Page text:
In the past, the most common route for blood contamination was through biting insects such as horseflies, deer flies, and to a lesser degree, stable flies. Once these insects feed on an infected animal, the virus remains on the mouth parts for approximately 30 minutes. When the insect lands on the next horse and bites into the flesh, the virus is transmitted from the insect's mouthparts into the blood of the horse. Horseflies, deer flies and stable flies are all particularly dangerous because their bite irritates the horse, triggering the horse to shoo them away before the insect has completed its blood meal. It moves on to the next horse to complete the meal, bringing the virus with it.

Other transmission routes include

  • From the mother to the foal before or after birth
  • From stallion to mare during mating

The transmission of EIA also occurs through infected blood products or improperly sterilized medical equipment, including:

  • Needles
  • Syringes
  • Surgical instruments
  • Intravenous administrations sets
  • Lip tattooing equipment
  • Multi-use vials of medication or vaccines

Main symptoms

The main symptoms of equine infectious anemia vary from horse to horse.

Testing and diagnosis

Horses suspected of having equine infectious anemia require immediate quarantining until a diagnosis is made. A suspicion of EIA is based on symptoms identified on a physical examination. Other diagnostic tests include:

  • Blood testing for the virus
  • Bloodwork

In some countries, only government approved laboratories are allowed to perform the blood tests for the virus. The most common and well-recognized test is called the Coggins test. Recently, ELISA tests have also been used. A combination of the two is sometimes recommended.

There are certain circumstances prior to which testing is required even when no infection is suspected, including:

  • Entering into exhibitions, competitions, or events
  • Being moved from one state or province to another
  • Changing ownership
  • Entering auctions or sales

Steps to Recovery

There is no cure or vaccine for equine infectious anemia. Horses that are diagnosed with EIA must be euthanized or kept in lifelong quarantine to prevent transmission to other horses. In some countries, the government requires euthanasia of these animals in order to control this disease.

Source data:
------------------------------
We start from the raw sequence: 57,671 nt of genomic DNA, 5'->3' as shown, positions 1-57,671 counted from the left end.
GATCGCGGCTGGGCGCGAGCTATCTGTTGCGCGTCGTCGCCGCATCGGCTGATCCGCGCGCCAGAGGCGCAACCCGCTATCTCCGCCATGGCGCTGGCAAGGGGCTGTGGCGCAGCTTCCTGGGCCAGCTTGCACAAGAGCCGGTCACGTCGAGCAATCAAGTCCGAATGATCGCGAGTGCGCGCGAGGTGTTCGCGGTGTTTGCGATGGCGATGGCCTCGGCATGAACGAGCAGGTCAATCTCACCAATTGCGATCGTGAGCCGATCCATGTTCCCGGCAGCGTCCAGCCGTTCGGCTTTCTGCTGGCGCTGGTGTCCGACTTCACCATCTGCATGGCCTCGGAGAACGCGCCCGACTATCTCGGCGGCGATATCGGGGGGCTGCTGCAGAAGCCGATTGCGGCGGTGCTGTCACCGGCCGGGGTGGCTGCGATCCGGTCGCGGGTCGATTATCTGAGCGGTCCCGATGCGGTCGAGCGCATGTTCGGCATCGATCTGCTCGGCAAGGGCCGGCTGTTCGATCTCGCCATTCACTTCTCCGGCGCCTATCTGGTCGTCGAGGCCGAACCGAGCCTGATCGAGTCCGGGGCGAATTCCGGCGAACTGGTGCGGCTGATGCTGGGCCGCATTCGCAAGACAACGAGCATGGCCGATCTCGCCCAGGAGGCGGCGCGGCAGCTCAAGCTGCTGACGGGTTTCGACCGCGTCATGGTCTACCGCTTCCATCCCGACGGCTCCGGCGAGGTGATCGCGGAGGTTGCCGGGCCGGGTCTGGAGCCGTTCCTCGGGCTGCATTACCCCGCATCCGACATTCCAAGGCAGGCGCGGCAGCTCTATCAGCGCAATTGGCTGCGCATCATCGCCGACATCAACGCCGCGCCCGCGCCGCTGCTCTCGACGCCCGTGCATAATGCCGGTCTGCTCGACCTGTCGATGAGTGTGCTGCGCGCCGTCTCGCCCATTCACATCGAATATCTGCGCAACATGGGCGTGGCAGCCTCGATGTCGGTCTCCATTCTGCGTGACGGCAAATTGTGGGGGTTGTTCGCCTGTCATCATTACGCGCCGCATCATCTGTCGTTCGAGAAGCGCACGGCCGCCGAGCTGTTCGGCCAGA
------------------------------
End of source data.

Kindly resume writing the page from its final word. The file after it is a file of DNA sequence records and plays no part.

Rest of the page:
EIA is a lifelong disease. The prognosis for horses infected with it is poor. Even in cases where the horse could survive, the threat of transmission to healthy horses is too severe to risk, and euthanasia or lifelong quarantine are required.


Prevention of equine infectious anemia is vital. Strategies to prevent infection include:

  • Euthanizing or permanently isolating horses and other animals of the equidae family (donkeys and asses) that are diagnosed with the disease
  • Quarantining horses at the first sign of fever
  • Only participating in events, competitions, exhibitions, sales, or auctions that require evidence of a recent negative Coggins test
  • Administering a Coggins test to every member of the herd on a yearly basis
  • Requiring proof of a recent negative Coggins test when purchasing new horses
  • Testing new horses before introducing them to the herd and quarantining them until the results are confirmed
  • Managing insect populations effectively
  • Using strict hygiene practices and careful disinfection protocols when using reusable medical equipment including surgical instruments, dental equipment, and tattoo needles
  • Using disposable medical equipment where possible
  • Using a sterile needles on multi-dose medication vials
  • Following all additional protocols required by the government and other appropriate governing bodies

Is Equine Infectious Anemia common?

EIA has been becoming less common since its peak in the 1970s. It is now considered rare in most areas.

Typical Treatment

Euthanasia or permanent quarantine


Peter J. Timoney , MVB, PhD, FRCVS - Writing for Merck Veterinary Manual
Tim Cordes, DVM & Charles Issel, DVM, Ph.D. - Writing for American Association of Equine Practitioners
- Writing for University of Saskatchewan Western College of Veterinary Medicine
- Writing for Canadian Food Inspection Agency